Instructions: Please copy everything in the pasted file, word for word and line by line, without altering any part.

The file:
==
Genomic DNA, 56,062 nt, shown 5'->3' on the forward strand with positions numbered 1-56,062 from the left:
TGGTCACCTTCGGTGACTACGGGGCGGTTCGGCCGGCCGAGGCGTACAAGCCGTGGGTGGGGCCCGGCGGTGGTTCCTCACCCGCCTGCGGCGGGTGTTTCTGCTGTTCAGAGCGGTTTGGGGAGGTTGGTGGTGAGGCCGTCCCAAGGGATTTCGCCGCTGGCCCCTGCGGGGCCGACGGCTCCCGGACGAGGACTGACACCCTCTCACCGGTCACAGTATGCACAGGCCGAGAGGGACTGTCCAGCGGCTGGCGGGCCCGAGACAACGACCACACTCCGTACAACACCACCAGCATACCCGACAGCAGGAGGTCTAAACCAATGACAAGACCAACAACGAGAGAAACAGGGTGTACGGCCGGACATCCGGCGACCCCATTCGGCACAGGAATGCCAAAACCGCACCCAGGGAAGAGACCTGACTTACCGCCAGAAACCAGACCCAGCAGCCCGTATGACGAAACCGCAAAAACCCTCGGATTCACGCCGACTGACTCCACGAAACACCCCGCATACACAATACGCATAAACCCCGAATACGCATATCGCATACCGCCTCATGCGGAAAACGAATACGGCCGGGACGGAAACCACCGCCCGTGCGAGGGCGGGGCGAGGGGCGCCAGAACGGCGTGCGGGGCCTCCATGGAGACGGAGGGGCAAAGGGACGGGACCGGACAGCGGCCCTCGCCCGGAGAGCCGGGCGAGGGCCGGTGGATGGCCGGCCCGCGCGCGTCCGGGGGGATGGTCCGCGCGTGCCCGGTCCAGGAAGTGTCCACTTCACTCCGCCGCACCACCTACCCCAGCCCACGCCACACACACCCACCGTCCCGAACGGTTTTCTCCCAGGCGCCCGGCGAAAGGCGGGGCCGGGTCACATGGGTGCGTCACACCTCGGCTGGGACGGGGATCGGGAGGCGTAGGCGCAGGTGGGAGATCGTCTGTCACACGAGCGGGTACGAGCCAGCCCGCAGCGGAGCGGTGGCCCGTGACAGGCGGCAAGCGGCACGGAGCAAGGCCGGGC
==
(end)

Genomic DNA, 56,062 nt, shown 5'->3' on the forward strand with positions numbered 1-56,062 from the left:
TGGTCACCTTCGGTGACTACGGGGCGGTTCGGCCGGCCGAGGCGTACAAGCCGTGGGTGGGGCCCGGCGGTGGTTCCTCACCCGCCTGCGGCGGGTGTTTCTGCTGTTCAGAGCGGTTTGGGGAGGTTGGTGGTGAGGCCGTCCCAAGGGATTTCGCCGCTGGCCCCTGCGGGGCCGACGGCTCCCGGACGAGGACTGACACCCTCTCACCGGTCACAGTATGCACAGGCCGAGAGGGACTGTCCAGCGGCTGGCGGGCCCGAGACAACGACCACACTCCGTACAACACCACCAGCATACCCGACAGCAGGAGGTCTAAACCAATGACAAGACCAACAACGAGAGAAACAGGGTGTACGGCCGGACATCCGGCGACCCCATTCGGCACAGGAATGCCAAAACCGCACCCAGGGAAGAGACCTGACTTACCGCCAGAAACCAGACCCAGCAGCCCGTATGACGAAACCGCAAAAACCCTCGGATTCACGCCGACTGACTCCACGAAACACCCCGCATACACAATACGCATAAACCCCGAATACGCATATCGCATACCGCCTCATGCGGAAAACGAATACGGCCGGGACGGAAACCACCGCCCGTGCGAGGGCGGGGCGAGGGGCGCCAGAACGGCGTGCGGGGCCTCCATGGAGACGGAGGGGCAAAGGGACGGGACCGGACAGCGGCCCTCGCCCGGAGAGCCGGGCGAGGGCCGGTGGATGGCCGGCCCGCGCGCGTCCGGGGGGATGGTCCGCGCGTGCCCGGTCCAGGAAGTGTCCACTTCACTCCGCCGCACCACCTACCCCAGCCCACGCCACACACACCCACCGTCCCGAACGGTTTTCTCCCAGGCGCCCGGCGAAAGGCGGGGCCGGGTCACATGGGTGCGTCACACCTCGGCTGGGACGGGGATCGGGAGGCGTAGGCGCAGGTGGGAGATCGTCTGTCACACGAGCGGGTACGAGCCAGCCCGCAGCGGAGCGGTGGCCCGTGACAGGCGGCAAGCGGCACGGAGCAAGGCCGGGC